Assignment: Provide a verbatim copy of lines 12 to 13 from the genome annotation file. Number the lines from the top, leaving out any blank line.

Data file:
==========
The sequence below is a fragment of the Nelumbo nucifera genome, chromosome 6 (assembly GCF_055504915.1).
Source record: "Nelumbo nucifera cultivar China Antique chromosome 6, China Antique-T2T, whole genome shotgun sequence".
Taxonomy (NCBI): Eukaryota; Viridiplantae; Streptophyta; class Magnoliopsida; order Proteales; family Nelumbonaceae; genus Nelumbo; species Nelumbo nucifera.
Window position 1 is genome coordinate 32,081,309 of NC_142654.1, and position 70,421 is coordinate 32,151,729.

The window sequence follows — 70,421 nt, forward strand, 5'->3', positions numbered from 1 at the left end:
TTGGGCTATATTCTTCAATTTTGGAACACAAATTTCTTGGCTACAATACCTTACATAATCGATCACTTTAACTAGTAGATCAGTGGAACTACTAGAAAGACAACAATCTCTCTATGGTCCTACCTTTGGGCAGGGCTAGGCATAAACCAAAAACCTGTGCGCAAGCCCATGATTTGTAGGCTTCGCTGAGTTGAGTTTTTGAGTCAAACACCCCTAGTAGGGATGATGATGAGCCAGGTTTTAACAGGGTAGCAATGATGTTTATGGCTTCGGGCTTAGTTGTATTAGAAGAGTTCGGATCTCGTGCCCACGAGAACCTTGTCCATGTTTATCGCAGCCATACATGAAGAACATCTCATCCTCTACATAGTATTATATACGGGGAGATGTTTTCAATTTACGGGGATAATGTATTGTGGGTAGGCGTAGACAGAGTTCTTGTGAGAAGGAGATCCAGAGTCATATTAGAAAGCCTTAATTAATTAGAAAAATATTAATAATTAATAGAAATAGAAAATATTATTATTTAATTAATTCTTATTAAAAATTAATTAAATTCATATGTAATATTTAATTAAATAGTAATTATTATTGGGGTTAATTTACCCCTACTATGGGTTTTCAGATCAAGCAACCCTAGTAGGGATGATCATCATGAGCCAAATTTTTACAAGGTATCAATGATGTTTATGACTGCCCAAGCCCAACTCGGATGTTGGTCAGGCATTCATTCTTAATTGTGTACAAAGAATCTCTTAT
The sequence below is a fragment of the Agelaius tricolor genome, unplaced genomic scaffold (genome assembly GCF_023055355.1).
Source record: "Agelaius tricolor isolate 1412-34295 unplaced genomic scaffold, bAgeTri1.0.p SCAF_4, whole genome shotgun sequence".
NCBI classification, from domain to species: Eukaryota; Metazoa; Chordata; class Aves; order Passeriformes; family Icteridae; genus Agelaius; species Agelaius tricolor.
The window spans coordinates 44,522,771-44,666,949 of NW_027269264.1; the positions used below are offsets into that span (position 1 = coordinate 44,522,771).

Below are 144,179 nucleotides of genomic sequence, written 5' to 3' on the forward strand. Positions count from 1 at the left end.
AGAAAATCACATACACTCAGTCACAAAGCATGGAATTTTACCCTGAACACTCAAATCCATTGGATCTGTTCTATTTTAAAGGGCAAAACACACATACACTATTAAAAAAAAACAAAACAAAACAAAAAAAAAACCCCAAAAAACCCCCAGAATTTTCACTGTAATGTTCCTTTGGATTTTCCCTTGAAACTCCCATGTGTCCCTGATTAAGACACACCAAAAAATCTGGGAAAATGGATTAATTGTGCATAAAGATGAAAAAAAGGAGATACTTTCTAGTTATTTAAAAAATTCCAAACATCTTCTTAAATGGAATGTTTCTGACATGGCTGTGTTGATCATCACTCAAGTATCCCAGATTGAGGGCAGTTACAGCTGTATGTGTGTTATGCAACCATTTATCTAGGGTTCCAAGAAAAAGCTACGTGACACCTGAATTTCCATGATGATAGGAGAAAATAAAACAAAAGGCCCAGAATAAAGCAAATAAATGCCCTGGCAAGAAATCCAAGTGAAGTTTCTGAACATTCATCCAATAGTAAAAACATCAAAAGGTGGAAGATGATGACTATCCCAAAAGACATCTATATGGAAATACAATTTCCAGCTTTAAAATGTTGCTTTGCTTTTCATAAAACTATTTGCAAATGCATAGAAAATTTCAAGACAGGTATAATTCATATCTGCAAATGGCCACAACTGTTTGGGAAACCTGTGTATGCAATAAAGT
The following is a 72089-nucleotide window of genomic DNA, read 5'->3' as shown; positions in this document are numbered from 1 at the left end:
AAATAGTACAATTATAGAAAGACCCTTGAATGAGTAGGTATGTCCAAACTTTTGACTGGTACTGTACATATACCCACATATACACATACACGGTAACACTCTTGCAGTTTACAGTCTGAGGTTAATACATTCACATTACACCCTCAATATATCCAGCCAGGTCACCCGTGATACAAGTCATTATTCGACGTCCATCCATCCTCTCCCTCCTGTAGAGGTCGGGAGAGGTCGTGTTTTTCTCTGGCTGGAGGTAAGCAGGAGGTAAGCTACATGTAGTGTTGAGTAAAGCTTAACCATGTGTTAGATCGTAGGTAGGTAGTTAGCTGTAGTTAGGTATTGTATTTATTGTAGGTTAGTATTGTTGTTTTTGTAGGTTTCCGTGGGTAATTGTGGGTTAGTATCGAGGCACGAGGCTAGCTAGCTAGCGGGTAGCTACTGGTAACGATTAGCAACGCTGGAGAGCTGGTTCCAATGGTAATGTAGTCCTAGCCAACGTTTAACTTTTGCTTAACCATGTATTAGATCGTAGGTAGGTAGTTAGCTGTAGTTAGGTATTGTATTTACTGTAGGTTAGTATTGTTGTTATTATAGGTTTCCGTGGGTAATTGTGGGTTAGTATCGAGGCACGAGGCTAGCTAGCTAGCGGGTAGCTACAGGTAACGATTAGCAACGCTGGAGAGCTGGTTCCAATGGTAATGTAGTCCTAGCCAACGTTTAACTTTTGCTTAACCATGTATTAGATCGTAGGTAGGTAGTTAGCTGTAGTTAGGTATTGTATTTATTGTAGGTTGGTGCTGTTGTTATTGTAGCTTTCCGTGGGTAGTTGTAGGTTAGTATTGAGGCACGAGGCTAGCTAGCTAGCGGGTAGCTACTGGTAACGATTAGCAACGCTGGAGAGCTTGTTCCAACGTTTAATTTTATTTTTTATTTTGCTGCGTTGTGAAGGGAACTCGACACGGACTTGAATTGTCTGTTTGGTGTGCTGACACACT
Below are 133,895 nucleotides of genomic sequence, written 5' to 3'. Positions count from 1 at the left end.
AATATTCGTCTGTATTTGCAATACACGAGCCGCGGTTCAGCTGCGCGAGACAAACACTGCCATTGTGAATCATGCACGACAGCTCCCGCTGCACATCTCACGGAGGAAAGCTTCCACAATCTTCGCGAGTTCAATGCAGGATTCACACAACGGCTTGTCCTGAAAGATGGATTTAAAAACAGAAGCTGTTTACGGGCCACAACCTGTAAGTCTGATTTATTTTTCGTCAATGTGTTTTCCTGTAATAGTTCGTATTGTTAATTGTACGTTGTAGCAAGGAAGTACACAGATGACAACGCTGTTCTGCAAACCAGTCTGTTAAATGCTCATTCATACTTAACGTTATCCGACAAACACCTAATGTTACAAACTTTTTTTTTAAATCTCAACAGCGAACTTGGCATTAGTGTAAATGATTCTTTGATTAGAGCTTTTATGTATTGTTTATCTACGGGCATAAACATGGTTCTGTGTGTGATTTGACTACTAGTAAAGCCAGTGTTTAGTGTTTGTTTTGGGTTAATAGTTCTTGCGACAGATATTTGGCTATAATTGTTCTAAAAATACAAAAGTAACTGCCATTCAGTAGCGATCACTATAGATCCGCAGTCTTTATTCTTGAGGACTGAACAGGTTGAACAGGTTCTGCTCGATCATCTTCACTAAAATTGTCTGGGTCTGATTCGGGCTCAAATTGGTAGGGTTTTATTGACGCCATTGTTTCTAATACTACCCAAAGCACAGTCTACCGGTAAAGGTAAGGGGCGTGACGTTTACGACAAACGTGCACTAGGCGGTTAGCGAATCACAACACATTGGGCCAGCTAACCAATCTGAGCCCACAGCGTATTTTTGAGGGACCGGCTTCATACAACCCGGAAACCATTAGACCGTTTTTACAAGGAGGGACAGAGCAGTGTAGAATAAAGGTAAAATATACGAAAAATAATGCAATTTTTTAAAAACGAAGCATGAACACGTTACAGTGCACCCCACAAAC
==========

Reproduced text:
AGAAAATCACATACACTCAGTCACAAAGCATGGAATTTTACCCTGAACACTCAAATCCATTGGATCTGTTCTATTTTAAAGGGCAAAACACACATACACTATTAAAAAAAAACAAAACAAAACAAAAAAAAAACCCCAAAAAACCCCCAGAATTTTCACTGTAATGTTCCTTTGGATTTTCCCTTGAAACTCCCATGTGTCCCTGATTAAGACACACCAAAAAATCTGGGAAAATGGATTAATTGTGCATAAAGATGAAAAAAAGGAGATACTTTCTAGTTATTTAAAAAATTCCAAACATCTTCTTAAATGGAATGTTTCTGACATGGCTGTGTTGATCATCACTCAAGTATCCCAGATTGAGGGCAGTTACAGCTGTATGTGTGTTATGCAACCATTTATCTAGGGTTCCAAGAAAAAGCTACGTGACACCTGAATTTCCATGATGATAGGAGAAAATAAAACAAAAGGCCCAGAATAAAGCAAATAAATGCCCTGGCAAGAAATCCAAGTGAAGTTTCTGAACATTCATCCAATAGTAAAAACATCAAAAGGTGGAAGATGATGACTATCCCAAAAGACATCTATATGGAAATACAATTTCCAGCTTTAAAATGTTGCTTTGCTTTTCATAAAACTATTTGCAAATGCATAGAAAATTTCAAGACAGGTATAATTCATATCTGCAAATGGCCACAACTGTTTGGGAAACCTGTGTATGCAATAAAGT
The following is a 72089-nucleotide window of genomic DNA, read 5'->3' as shown; positions in this document are numbered from 1 at the left end: